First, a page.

Hollywood has already delved into the long war in Afghanistan by showcasing Special Operations units. The film 12 Strong, for example, portrayed the Green Berets in the war’s early days as the U.S. sent the first troops into the country to fight against the Taliban. Zero Dark Thirty was about the raid in Pakistan by Navy SEALs that killed Osama bin Laden, the architect of 9/11.
But The Outpost isn’t about Special Ops. It is about ordinary soldiers that performed extraordinarily well under incredibly difficult circumstances. The men of Bravo Troop, 3rd Squadron, 61st Cavalry Regiment, worked together and performed incredible feats of bravery against overwhelming odds.
The battle at COP Keating resulted in two Medals of Honor being awarded. It was the first time in 50 years that more than one surviving soldier from the same battle is awarded the medal: Both Clint Romesha and Ty Carter were awarded the Medal of Honor after the 53 men whom they were assigned with fought off over 400 Taliban fighters on October 3, 2009. The collective cohesiveness of the unit was a major factor in its success.
Director Rod Lurie does a magnificent job of showing on film how indefensible the base was, nestled in a deep valley surrounded by huge mountains, from where the Taliban routinely would snipe at the troops and fire rockets on occasion. Lurie found a suitable location in Bulgaria to represent the mountains of Afghanistan.
In the film’s first hour, Lurie introduces the unit’s main characters and gives the viewer the first-hand experience and claustrophobic feeling of the base, including some small sniping actions by the Taliban. The entire second half of the film is the climactic battle. The action is very tense, riveting, and transports the viewer like a Call of Duty video game right in the middle of it all. The superb camera angles and shots contribute greatly to that. As a result, the film will have you on the edge of your seat, regardless of the fact that you already know how the battle turns out.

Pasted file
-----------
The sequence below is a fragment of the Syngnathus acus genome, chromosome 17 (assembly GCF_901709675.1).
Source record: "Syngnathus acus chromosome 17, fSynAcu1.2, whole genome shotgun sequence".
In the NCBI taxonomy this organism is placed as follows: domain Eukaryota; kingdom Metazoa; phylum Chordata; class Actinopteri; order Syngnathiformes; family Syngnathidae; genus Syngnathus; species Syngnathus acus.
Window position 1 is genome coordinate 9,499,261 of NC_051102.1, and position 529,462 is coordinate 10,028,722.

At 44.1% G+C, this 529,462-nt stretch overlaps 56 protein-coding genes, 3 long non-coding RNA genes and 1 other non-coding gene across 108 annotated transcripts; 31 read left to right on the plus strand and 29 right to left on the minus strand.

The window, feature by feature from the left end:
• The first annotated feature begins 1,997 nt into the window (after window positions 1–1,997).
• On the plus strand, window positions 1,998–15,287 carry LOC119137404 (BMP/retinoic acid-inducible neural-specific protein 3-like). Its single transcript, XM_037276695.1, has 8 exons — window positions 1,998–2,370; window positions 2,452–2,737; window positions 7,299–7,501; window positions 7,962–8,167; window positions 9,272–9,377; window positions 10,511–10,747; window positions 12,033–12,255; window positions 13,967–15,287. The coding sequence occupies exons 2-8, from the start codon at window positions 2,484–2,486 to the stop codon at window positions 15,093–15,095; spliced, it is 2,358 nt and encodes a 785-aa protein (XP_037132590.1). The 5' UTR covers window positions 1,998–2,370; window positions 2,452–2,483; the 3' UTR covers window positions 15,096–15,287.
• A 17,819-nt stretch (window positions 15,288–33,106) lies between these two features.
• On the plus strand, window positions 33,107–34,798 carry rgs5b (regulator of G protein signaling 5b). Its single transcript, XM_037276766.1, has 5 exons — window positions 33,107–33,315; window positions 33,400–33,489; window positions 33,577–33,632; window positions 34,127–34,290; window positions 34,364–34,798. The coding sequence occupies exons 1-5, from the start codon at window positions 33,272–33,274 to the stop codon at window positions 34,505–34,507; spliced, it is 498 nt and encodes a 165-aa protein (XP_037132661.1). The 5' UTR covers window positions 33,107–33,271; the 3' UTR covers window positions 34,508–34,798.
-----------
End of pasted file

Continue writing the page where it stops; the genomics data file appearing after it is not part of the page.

The entire cast gave strong performances which for an ensemble cast in a war film is no small feat. The action sequences were excellently done and the director avoided being carried away — an error that as many war film directors commit.
Scott Eastwood and Caleb Landry Jones were both outstanding as SSG Romesha and SP4 Carter respectively. There were times during the film that Eastwood appeared to be a dead ringer for his famous father. His work here stands on its own. All that was missing was some Ennio Morricone music.
Jones is also outstanding. His character, Carter, is the opposite of the cool-under-fire Romesha. He perfectly blends feelings of overwhelming fear, helplessness, and unbelievable courage during the long battle with the Taliban forces.
Orlando Bloom has a smaller role as 1LT Benjamin Keating, who is trying to get his troops through the deployment alive. He knows that the Army realizes its mistake in the placement of the base and intends to close it. But he doesn’t survive long enough to see the battle, as the Troop goes through several commanders.
Lurie is a West Point graduate but doesn’t wrap his film or his characters up in the flag. They are ordinary soldiers thrust into extraordinary events and collectively show the heroism that one would expect in a fictional film. He borrowed a page from Paul Greengrass that cast several soldiers, who had served in Iraq, in his war film Green Zone with Matt Damon, Greg Kinnear, Jason Issacs, and Amy Ryan. But Lurie took it a step further: He had several of the survivors of COP Keating play themselves, including Daniel Rodriguez who spoke during the end credits.
While watching the movie on the big screen television at home, I immediately regretted that I wasn’t watching it in a theater. It was supposed to have had a theater release, but due to the COVID-19 pandemic, it has been held up. I watched it on Amazon Prime.
Nevertheless, take the time and watch “The Outpost.” It highlights everything that is wrong about our forever war, the ridiculous decision to place our troops in such an awful defensive position, and all that we celebrate in our military: the burning desire to persevere and to take care of one another.
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